Chihuahua, Chihuahua

Population: 740,000

Time Zone: Central Standard Time

Airport: Chihuahua International Airport (CUU)

Elevation: 4,650 feet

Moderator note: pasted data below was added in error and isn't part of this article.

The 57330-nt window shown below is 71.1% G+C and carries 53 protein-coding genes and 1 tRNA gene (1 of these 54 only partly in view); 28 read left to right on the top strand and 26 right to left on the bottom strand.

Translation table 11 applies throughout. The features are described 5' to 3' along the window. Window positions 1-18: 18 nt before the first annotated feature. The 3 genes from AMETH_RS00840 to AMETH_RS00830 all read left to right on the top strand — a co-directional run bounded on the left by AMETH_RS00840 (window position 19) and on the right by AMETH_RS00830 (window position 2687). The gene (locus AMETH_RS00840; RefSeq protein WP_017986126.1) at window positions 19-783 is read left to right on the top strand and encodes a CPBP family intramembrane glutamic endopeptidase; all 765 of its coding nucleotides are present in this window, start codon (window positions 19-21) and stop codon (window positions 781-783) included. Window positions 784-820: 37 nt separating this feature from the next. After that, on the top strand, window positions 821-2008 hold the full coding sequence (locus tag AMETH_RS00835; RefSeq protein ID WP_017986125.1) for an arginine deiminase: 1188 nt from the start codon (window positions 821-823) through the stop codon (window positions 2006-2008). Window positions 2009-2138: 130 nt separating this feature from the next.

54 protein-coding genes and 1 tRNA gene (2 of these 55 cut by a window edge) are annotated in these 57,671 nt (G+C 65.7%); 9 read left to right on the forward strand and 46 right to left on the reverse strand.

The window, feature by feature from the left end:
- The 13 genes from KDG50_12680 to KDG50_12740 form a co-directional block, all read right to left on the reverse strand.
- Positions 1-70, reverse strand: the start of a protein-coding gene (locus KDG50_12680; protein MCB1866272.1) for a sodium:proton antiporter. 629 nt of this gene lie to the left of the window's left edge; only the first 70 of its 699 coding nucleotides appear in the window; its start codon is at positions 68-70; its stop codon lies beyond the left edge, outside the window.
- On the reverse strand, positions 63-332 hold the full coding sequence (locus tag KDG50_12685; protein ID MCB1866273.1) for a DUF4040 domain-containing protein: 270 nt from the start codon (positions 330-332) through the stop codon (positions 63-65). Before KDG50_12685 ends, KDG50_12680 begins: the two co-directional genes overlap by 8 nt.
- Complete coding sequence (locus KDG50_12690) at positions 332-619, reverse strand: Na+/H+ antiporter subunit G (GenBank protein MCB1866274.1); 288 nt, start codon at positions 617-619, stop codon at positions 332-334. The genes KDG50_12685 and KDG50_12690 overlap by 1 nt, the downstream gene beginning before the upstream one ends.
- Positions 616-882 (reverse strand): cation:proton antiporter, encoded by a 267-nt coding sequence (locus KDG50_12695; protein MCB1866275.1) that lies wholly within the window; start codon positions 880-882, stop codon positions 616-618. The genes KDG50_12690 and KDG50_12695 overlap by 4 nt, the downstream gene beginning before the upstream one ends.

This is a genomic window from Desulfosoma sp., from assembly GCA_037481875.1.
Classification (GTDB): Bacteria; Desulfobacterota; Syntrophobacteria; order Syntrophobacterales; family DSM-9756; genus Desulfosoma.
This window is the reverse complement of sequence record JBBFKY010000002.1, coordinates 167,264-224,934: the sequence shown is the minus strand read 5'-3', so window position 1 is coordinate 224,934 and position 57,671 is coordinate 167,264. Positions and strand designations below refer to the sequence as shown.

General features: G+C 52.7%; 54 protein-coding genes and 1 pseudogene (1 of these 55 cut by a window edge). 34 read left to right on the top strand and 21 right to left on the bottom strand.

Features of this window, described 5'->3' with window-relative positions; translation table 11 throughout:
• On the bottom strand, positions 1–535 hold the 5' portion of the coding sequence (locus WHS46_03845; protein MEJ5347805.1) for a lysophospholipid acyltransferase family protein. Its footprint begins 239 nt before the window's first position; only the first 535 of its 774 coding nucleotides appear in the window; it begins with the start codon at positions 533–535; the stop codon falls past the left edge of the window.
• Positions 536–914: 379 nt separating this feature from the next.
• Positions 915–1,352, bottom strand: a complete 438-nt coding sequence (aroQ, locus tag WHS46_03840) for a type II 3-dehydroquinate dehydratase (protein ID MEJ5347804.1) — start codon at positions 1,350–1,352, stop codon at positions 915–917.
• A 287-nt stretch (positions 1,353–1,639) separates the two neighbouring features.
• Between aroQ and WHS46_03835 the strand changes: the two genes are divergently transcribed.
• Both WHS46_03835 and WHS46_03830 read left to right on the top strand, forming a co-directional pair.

One of the wealthiest, per capita, cities in Mexico, Chihuahua is nearly a mile high in elevation. This distinctive location ensures the state maintains a pleasant year-round climate, although can get quite cool in the winter. The economic engine is the ever-growing maquiladora industry, employing thousands of local people from assembly-line workers to mid and upper-level management. (A maquiladora or maquila is a factory that imports materials and equipment on a duty-free and tariff-free basis for assembly or manufacturing and then re-exports the assembled product, usually back to the originating country. “Maquiladora” is primarily used to refer to factories in Mexican towns along the United States–Mexico border, but increasingly is used to refer to factories all over Latin America. Maquiladora factories encompass a variety of industries including electronics, transportation, textile, and machinery, among others. )Several universities in the city produce a well-educated populace and a fairly high-standard of living. The early years of the city were dominated by huge cattle ranches and mining interests and Pancho Villa’s army captured the city as a northern headquarters base during the Mexican Revolution. His home, La Quinta Luz, is now an interesting museum with interesting memorabilia, including the car in which he was gunned downed and assassinated.Chihuahua was once one of the most important downs in Mexico, although many of the colonial era buildings were demolished in the 1970’s to make room for wider streets, there are still a number of interesting historical sites to see. Many of today’s visitors are attracted to Chihuahua as the starting, or ending point on the railroad line through the majestic Copper Canyon.